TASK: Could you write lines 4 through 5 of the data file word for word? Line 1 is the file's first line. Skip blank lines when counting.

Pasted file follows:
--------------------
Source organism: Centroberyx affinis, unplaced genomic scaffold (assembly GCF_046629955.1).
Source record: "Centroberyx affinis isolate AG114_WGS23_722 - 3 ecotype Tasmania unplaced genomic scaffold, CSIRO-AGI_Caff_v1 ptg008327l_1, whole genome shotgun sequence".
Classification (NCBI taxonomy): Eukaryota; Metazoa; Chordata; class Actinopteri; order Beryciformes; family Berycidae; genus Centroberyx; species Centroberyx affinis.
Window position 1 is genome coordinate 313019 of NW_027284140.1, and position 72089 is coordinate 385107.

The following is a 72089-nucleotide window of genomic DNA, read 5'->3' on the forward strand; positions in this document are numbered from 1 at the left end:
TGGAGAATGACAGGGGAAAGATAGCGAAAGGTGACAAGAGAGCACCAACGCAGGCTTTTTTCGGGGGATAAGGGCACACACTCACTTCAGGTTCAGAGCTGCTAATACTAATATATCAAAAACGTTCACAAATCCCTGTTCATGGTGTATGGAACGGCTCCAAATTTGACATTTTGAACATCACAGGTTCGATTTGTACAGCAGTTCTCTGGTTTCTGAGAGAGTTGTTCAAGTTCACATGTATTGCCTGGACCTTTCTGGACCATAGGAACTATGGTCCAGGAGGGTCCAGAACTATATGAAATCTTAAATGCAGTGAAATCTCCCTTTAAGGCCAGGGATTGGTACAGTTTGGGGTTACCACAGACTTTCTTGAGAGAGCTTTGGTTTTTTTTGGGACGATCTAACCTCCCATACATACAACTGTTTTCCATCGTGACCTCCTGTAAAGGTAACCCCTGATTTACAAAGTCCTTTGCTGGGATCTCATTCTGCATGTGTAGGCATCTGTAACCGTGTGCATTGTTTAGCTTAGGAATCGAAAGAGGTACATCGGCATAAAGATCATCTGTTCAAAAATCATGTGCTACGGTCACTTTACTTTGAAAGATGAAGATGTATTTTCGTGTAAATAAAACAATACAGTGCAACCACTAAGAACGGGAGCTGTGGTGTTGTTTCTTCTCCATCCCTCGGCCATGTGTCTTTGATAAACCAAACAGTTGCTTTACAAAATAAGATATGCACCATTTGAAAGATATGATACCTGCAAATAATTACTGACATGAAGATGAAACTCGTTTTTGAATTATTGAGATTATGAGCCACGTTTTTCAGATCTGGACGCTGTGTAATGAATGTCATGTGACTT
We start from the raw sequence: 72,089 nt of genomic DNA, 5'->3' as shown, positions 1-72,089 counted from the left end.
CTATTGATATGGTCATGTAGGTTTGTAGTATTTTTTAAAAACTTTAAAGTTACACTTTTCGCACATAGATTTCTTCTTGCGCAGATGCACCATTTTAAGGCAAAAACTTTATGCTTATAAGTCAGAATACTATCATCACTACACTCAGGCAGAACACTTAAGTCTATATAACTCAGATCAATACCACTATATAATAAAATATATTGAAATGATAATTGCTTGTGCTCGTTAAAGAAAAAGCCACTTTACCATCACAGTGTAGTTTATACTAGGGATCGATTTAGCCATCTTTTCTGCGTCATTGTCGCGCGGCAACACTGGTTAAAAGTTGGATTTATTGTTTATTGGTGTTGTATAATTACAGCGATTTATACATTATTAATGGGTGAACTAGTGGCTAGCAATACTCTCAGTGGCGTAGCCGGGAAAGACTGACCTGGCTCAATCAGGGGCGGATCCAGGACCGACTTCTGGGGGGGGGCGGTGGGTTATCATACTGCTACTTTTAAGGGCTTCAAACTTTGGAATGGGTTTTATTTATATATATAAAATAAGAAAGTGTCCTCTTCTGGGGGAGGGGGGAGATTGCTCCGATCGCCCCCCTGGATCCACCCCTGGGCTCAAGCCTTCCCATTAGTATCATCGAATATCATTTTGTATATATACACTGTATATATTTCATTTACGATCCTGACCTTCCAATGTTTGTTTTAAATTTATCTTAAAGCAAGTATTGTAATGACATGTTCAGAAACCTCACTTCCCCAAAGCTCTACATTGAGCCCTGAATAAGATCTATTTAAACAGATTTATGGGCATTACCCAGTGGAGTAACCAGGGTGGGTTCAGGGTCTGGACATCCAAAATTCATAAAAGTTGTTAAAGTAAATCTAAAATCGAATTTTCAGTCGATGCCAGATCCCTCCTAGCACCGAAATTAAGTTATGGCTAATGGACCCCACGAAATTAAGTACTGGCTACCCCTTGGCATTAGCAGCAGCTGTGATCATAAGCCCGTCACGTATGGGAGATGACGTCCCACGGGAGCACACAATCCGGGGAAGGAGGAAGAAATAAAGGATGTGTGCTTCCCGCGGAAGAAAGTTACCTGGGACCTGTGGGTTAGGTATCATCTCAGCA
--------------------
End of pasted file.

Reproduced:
Window position 1 is genome coordinate 313019 of NW_027284140.1, and position 72089 is coordinate 385107.

The following is a 72089-nucleotide window of genomic DNA, read 5'->3' on the forward strand; positions in this document are numbered from 1 at the left end: